Some emergencies are hard to prevent. Therefore, the only way of dealing with them entails putting in place strategies for responding to their effects to minimize the suffering of the affected people. Although disaster managers have the responsibility of ensuring that emergencies do not translate into immense suffering, other emergency management efforts such as evacuation do not constitute part of their work (Bristow & Brumbelow, 2013). However, this position attracts mixed reactions concerning who should be blamed for any unsuccessful disaster response. Should one blame the enforcement agencies coupled with various volunteer organizations or the emergency managers taking part in the emergency management and planning process? In response to this query, this paper discusses the key role of emergency planners. It explains how the emergency planner takes part in each stage of the preparedness cycle. In the last section, it clearly differentiates between strategic, operational, and tactical planning and the role of the emergency planner in the development of these plans.
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The Key Role of the Emergency Planner
The issue of responsibilities coupled with roles played by each party during an emergency is best resolved during the planning phase. Hence, an emergency is well-addressed when effective plans are made and evaluated before the actual occurrence of a disaster. This planning can only happen if emergency planners understand their role in the disaster preparedness process (FEMA, 2010). The major primary role of emergency planners involves ensuring business continuity in the event of the occurrence of an emergency. Hence, they must play the role of advising and providing consultancy services to businesses to ensure that they (businesses) remain operational following an emergency (Bristow & Brumbelow, 2013). Planners are required to prepare for the possibility of occurrence of major risks such as disease outbreaks, gas leaks, and/or technical failures among other dangers depending on the industry in which the emergency planners work.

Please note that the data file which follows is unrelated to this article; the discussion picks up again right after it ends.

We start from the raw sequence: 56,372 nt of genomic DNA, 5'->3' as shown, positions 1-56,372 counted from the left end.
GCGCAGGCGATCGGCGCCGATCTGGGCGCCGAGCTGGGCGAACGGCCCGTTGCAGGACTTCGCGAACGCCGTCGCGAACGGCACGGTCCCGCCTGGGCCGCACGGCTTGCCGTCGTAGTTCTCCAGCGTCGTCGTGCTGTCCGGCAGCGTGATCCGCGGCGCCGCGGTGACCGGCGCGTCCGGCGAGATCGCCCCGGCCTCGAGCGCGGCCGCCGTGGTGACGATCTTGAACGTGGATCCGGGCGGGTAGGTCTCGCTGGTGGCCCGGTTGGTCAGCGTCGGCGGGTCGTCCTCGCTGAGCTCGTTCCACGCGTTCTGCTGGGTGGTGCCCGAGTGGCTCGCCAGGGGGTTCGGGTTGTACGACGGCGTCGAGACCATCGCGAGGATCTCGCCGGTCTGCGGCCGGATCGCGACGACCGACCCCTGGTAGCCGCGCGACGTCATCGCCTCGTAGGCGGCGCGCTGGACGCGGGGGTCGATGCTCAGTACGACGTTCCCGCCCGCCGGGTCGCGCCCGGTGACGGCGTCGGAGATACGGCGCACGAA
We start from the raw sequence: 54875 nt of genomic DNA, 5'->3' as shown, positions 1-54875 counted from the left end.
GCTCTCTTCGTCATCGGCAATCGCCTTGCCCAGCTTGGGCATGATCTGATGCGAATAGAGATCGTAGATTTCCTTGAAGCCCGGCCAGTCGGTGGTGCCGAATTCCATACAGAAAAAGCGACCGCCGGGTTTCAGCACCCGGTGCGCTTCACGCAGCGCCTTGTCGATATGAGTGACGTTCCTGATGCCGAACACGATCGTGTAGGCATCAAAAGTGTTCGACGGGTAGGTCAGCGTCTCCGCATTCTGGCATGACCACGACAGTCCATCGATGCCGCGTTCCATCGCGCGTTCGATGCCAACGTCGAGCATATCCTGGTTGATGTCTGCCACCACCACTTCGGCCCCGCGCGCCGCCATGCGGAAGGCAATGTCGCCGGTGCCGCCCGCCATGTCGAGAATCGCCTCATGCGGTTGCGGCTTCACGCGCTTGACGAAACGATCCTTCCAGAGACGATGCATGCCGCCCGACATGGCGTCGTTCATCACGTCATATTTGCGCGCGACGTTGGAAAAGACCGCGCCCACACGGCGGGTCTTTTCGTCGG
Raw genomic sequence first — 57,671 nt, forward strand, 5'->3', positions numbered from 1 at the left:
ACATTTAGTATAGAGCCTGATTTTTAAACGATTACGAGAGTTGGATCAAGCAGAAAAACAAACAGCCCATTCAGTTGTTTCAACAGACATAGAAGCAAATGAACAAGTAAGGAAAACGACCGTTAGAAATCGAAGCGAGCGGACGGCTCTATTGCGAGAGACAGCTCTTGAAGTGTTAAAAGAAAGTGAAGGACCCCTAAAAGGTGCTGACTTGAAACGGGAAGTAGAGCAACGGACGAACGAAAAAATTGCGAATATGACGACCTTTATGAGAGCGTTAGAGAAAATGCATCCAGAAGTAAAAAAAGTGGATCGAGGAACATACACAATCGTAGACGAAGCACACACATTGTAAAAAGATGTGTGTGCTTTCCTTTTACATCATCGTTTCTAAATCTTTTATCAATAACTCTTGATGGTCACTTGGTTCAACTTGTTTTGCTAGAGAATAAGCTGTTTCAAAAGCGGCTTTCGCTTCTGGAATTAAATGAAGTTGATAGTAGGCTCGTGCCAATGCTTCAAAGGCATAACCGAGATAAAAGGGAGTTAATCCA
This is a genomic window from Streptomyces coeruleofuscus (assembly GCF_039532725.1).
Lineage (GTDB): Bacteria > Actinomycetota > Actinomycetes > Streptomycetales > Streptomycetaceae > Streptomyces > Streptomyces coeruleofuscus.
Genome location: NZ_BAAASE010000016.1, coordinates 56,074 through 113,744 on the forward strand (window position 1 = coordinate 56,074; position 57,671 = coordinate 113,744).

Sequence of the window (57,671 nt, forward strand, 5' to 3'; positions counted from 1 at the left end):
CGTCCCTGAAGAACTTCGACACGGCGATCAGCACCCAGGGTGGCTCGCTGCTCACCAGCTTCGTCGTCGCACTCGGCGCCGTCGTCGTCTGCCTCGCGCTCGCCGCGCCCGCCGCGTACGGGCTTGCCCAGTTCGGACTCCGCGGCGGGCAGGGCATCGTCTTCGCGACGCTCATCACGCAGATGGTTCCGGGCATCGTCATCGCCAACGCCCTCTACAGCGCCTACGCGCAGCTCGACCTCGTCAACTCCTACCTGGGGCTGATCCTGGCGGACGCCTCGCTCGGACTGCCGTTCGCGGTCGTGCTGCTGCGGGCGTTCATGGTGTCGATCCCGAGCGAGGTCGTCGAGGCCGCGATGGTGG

Emergencies encompass physical or natural acts, which destroy various socially constructed events. Their planning includes the major elements involved in handling any danger, for instance, deterrence, protection, rejoinder, resurgence, and alleviation. Today, people also cause such events. For example, acts of terrorism may give rise to an emergency. Nevertheless, it is incredibly hard to describe succinctly the complex social and physical aspects that may lead to emergencies because of their unpredictability. In this case, an emergency planner is required to play the role of risk assessments in various fields, including sporting, nuclear factories, and chemical plants among others.
The main objective for planning for emergencies is to ensure that appropriate authorities respond proactively to guarantee minimal human suffering, loss of life, and property damage. This goal makes emergency planners assume the role of implementing safety standards and preparing reports for the same. They help in the preparation and execution of safety exercises. These roles are incomplete without the communication of various emergency plans. This gap calls for emergency planners to get in touch with various emergency service providers and organizations that respond to disasters (Huder, 2012). For example, to guarantee an effective response, law enforcement agencies must be aware of the possibility of an emergency. The agencies can only arrange how to respond if they have been informed and/or certified such a possibility. Here, emergency planners come in handy in helping to determine the number of resources, including finance and labor, to be allocated for an effective response.